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The Electric Mud - Burn the Ships

The Electric Mud
Burn the Ships
by Marco Anglileri at 03 August 2019, 5:45 AM

Born of a grueling series of sessions in a hellish, un-airconditioned garage on the banks of the Caloosahatchee River…These are the first lines that you read from the biography of THE ELECTRIC MUD. For who is not comfortable with geography, this means Fort Myers, California. And together with this, you just need to listen to one or maybe two seconds of their second album called “Burn the ships” (the first one, “Bull gator” was released in 2018) to understand what they play.

TEM plays exactly the same music that I would expect to hear and listen to when I am entering a dusty, hot and dirty bar in the south of the US: a stoner rock, with a lot of blues and southern rock influences, played with a lot of sweat and passion. Do I like it? Honestly, I do not know. I think there is a big difference between what you would like to hear, so to say, live, and what you would like to listen on your hi-fi on a CD or MP3. So, let’s dig in it.

I had the opportunity also of listening to the previous “Bull gator” and I was not impressed: apart from some solid riffs, I found it quite boring and monotonous. So, how does this “Burn the ships” sound? I think there is a big improvement in the production and songwriting. I really love the opener “Call the Judge”: solid sound, rocky riffs, rough voice make of this song a rousing opener. In the following “Priestess” seems like the time stopped in the Seventies, with his dark feeling and hypnotic riffing. Quite a decent song, a little too long in my opinion (more than 7 minutes), which, as said in the opening, could be good when played live.

“Reptile” has an amazing instrumental central session (looks like a jam session), followed by an impressive acceleration, and a quite memorable chorus (although repetitive), but then towards the end the slow section release the pressure and waste all the good parts played until that moment.“Black wool” is way too long, again a 7 minutes song that will make not wait for its end. “Stone hands” has a heavy riffing but get lost in the chorus, as in the previous “Good monster”; both smells of déjà vu. The calm “Terrestrial birds” closes the album: I like here the acoustic guitar and the transition, as well as the final crescendo, but again the duration makes the song difficult to digest.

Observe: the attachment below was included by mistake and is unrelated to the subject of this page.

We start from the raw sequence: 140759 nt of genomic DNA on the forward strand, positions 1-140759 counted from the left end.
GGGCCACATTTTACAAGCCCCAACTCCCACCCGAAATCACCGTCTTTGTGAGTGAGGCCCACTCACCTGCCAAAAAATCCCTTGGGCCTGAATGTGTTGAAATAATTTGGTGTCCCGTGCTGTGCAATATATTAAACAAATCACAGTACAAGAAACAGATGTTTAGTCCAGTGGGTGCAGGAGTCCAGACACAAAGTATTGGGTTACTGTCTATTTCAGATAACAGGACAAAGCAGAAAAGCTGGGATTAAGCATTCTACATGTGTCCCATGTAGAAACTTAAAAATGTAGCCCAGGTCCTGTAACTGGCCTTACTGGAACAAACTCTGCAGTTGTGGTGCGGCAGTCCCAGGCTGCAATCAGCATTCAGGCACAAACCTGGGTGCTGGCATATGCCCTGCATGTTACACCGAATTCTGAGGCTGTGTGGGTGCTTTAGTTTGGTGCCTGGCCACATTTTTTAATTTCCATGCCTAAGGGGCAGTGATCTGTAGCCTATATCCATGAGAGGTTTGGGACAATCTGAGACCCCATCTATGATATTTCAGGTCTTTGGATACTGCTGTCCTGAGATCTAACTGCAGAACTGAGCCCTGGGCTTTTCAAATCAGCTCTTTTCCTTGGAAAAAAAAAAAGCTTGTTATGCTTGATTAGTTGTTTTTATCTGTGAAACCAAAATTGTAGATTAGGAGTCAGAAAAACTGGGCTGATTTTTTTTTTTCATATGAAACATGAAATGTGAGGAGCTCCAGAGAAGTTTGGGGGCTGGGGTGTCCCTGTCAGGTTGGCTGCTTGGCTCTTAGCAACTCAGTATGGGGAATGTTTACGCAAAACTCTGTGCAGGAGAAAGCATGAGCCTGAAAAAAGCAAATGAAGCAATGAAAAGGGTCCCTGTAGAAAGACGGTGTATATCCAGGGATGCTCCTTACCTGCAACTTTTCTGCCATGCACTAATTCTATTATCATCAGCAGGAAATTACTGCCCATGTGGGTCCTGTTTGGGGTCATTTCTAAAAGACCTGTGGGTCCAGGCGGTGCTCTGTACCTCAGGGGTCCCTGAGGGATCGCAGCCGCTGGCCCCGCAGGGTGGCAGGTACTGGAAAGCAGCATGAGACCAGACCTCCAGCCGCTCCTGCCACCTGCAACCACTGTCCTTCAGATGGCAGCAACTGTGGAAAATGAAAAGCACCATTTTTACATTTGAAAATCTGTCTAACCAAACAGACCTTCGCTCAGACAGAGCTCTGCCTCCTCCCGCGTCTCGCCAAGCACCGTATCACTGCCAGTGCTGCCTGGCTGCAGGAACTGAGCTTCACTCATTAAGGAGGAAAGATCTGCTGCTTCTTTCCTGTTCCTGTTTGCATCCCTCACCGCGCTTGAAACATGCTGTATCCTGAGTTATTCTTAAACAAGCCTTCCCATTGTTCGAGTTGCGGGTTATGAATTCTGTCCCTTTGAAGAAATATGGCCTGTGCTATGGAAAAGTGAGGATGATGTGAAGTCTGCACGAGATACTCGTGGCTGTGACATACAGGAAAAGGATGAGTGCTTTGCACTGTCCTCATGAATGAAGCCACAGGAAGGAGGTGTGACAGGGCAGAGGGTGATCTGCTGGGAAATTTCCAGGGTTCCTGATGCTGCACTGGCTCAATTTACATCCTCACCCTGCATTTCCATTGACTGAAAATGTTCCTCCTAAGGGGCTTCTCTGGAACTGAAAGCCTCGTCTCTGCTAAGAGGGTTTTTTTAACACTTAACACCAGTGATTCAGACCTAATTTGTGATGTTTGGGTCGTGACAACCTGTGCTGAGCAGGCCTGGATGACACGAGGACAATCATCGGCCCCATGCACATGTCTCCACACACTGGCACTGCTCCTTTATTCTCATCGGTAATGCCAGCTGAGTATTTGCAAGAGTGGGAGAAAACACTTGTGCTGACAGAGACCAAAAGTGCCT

So, final words on this “Burn the ships”: big step forward from “Bull gator”, really solid performance, but, apart from a (really remarkable) couple of episodes, it is not memorable. On the other side, the energy that this album is releasing makes THE ELECTRIC MUD the perfect gig that I would like to see on stage, playing exactly this kind of music, with a hot temperature and a cold beer in my hands. I am confident that if they can leverage from the good things that I have heard of in this album (as said, “Call the Judge” is a hell of an opener), they will improve more and more. PS: great album cover!

Songwriting: 6
Originality: 6
Memorability: 6
Production: 8


3 Star Rating

1. Call the Judge
2. Priestess
3. Good Monster
4. Reptile
5. Black Wool
6. Stone Hands
7. Terrestrial Birds
Constantine Grim - Guitar
Peter Kolter - Guitar/Vocals
Tommy Scott - Bass
Pierson Whicker - Drums
Record Label: Independent


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